Safe Schools is starting here

May 08, 2017

Kildonan UnitingCare community development worker Damien Stevens said the program was proving effective in supporting diverse, and otherwise at-risk, students.

THE controversial Safe Schools program is set to be rolled out in classrooms at Echuca high schools from the end of next year.

But fierce debate in the Echuca region continues to surround the appropriateness of the program.

Its main objective is to tackle bullying and reduce feelings of isolation among LGBTI students, but concerns have long been raised about teachers discussing topics such as gender diversity, sexual diversity and intersex with their students.

The NSW Government recently announced it was dumping the program from its curriculum, and the Liberal-Nationals Coalition in Victoria plans to do the same if it is elected to power in November next year.

But a Shepparton-based diversity worker responsible for helping LGBTI youths at risk of poor emotional and psychological health fears the fallout if the program is no longer available in schools.

Kildonan UnitingCare community development worker Damien Stevens said the program was proving effective in supporting diverse, and otherwise at-risk, students.

‘‘In almost every Safe School in our region, we have at least one transgender or gender-diverse student who is well-supported, and we have hundreds of lesbian, gay and bi students who are feeling the same way,’’ he said.

‘‘It’s especially important in a regional and rural area that is the case, because attitudes tend to be a little less progressive than CBD counterparts down the road in Melbourne.’’

The Victorian Government has committed to expand the program to all public secondary schools by the end of next year.

As it stands, signing up to the program is optional.

But the latest records show no schools in the Echuca region have registered.

That will remain the case if Murray Plains MP Peter Walsh and the Victorian Opposition get their way.

Mr Walsh circulated a petition from his office last year inviting parents to voice their opposition to the program, which he said drew a strong response.

‘‘Our issue with the program is it’s not so much about anti-bullying and anti-violence as it is very much a social agenda around sexuality,’’ he said.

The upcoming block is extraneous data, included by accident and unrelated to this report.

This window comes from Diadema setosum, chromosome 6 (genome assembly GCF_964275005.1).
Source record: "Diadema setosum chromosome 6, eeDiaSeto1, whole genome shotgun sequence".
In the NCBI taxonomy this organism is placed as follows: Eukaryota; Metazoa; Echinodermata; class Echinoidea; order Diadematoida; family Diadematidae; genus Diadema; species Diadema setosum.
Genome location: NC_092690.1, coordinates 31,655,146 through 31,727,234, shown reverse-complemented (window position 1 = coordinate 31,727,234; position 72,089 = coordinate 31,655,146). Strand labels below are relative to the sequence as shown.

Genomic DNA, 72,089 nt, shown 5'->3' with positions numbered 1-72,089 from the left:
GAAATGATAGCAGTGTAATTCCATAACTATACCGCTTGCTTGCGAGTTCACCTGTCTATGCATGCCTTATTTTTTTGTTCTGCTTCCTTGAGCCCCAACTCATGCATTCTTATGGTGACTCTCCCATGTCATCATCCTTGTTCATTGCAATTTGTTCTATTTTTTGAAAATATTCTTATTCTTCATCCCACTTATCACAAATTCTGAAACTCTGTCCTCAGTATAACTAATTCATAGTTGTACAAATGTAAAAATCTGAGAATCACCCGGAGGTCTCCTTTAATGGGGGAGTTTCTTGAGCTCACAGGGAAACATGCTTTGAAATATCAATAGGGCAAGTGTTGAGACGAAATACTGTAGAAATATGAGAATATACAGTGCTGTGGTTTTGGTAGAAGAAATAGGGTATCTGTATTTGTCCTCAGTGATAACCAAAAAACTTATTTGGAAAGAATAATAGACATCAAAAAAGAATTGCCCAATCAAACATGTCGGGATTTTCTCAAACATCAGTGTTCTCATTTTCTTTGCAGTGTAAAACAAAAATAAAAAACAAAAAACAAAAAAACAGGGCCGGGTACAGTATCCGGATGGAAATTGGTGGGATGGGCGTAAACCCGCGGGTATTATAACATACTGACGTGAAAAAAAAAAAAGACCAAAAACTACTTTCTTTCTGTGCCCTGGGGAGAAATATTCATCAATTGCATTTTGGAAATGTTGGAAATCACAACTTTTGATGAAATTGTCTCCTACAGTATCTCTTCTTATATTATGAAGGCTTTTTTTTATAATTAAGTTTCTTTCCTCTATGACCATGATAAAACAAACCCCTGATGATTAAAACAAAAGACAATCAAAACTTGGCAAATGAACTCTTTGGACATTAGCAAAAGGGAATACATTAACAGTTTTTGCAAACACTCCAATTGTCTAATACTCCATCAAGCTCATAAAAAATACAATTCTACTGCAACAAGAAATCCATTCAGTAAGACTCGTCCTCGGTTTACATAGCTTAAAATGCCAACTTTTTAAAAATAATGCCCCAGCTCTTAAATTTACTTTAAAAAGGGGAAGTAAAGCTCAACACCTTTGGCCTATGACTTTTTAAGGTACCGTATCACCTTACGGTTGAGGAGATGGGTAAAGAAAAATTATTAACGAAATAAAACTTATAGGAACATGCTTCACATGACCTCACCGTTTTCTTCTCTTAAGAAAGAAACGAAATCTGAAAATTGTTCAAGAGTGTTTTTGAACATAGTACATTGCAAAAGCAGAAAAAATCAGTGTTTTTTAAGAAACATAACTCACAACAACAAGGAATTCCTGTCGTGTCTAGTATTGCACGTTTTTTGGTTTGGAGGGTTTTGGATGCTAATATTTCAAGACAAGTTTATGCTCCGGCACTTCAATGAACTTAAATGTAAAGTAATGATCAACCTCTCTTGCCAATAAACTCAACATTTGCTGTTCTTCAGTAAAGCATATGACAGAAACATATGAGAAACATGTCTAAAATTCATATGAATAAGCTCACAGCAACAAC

‘‘It’s about radical sexuality and gender theory programs in kindergartens and schools. We oppose that.

‘‘The place for those things to be talked about is with parental control, not the teachers’ control.’’

But Mr Stevens said the topics covered in the program were appropriate for students.

‘‘If you have a look at the content, there is nothing — certainly in my opinion as a diversity project worker — that I deem radical,’’ he said.

‘‘In fact, I think in the last 30-40 years, we’ve really struggled to provide previous generations with a well-planned, honest and good sexuality education.

‘‘I think what some people may be seeing as radical is actually a very inclusive, very affirming, well-researched and well-developed suite of resources that supports an inclusive sexuality education for young people in schools today.’’

Yet, even if the program is shut down, Mr Stevens said he was confident a valuable legacy would be left behind.

‘‘I’m proud to say we have so many principals in leadership positions, so many welfare staff and school nurses who absolutely will not compromise on the wellbeing and safety of all students,’’ he said.

‘‘Even if it was to disappear, there are champions and good leadership across our region that means our young people would still be safe.’’

The Victorian Opposition plans to replace Safe Schools with a broader anti-bullying program if it is elected.

Mr Walsh said LGBTI students would still be supported under the new program.

‘‘Having an anti-bullying program would deal with those issues (discrimination and isolation) as well as any other forms of bullying in the school,’’ he said.

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